Thanks for stopping by.

AUTHORS, don’t forget to copy/paste onto your blog/social media platform then put the LINK to your humble brag list in the comments below.

FANS, what are your favorites? Post them in the comments below.

 

 

Sneak Peek Part 2 of Dearest Mother and Dad

Orrin doesn’t want his parents to worry while he’s serving as a corpsman during the Korean War, so he puts a twist on his letters to protect them.  His best friend, Rawley Armstrong, shares everything with his twin sister, so she’ll understand what he’s going through.  Here’s the second excerpt from Dearest Mother and Dad. What type of letter would you write? If you haven’t already, check out the Prologue here.

 

CHAPTER ONE

23 November 1952

Dearest Mother and Dad,

I know you’re disappointed in me for drinking. However, I am not becoming a drunkard and I did not chase after the dance hall girls. In my defense, I just finished eighteen weeks of basic field medical training at Portsmouth, VA and then specialized combat medical training at Fort Sam Houston in San Antonio. That’s a lot of studying and it was only a couple of beers.

Mother, you shouldn’t worry. I’m with a great bunch of guys. We always go out as a group, but I will watch out for shady characters wanting to take my money. You should know the Navy doesn’t let us carry a lot of money so even if someone stole my wallet they wouldn’t get much.

Today is our last day of our fifteen-day infantry training with the Marines at Camp Pendleton near San Diego. Sergeant Dixon Mayo, a real nice fellow, said we’ll have an easy peasy day. Then, as a Navy Corpsman, I’ll be part of the Fleet Marine Force.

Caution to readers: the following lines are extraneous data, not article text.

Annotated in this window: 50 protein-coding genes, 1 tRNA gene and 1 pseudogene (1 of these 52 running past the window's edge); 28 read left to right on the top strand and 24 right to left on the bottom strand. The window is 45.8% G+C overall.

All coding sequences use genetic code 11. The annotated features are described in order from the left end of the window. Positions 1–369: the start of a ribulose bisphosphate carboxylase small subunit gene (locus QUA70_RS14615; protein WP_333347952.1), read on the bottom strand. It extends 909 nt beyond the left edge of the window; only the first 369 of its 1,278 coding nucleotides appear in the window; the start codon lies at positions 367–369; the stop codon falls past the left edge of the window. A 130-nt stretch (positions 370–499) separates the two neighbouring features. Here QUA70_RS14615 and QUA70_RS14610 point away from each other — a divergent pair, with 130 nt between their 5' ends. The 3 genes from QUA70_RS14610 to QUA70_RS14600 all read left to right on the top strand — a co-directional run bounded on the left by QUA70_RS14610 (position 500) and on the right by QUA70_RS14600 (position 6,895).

Enclosed is a picture of me and my buddy Rawley Armstrong. Doesn’t he look like that actor John Wayne from Rio Grande? Rawley acts tough and has a cocky swagger like John Wayne, but he’s a good egg. He did his last run through the obstacle course yesterday. He actually finished before some of the Marines. Anyway, I’ll write more tonight. I don’t want to be late for my turn on the course.

All the love a son can give,

Orrin

Rawley

From the doorway of the barracks overlooking the obstacle course, I crossed my arms and shook my head. Easy peasy, Orrin had said. Rawley, it can’t be that bad, he’d told me.

Well, after my turn yesterday, I tried to warn him. Now, the pounding rain blinded eighteen-year-old Orrin Connor as he crawled through the mud. His herringbone twill uniform, also called dungarees, went from olive drab to wet dirty brown. Two feet above the ground, a canopy of razor wire covered the quarter mile area.

For once, Orrin should be glad for his thin frame. He wiped his face, leaving a stream of dirt dripping down his chin. The firing of Marines’ M1 carbines and Chinese burp guns over his head thundered with the downpour. I, for one, would forever remember those sounds.

Orrin’s weapon dipped in and out of the mud while his medical pouch and three bandoliers periodically caught on the barbed wire. With a dozen Marines around him, he crept across the flooding obstacle course. The squad out-crawled him. Lagging behind, he winced when Sergeant Mayo stomped along the outside edge parallel to him.

I cringed as Mayo took a deep breath. “Connor, move your ass! By God, you’re going to do this and you’re going to like it!”

Short and stocky, the solid mass of a sergeant had a chip on his shoulder. His voice boomed louder than the gunfire. Even with all that yelling, he hadn’t once started the day hoarse.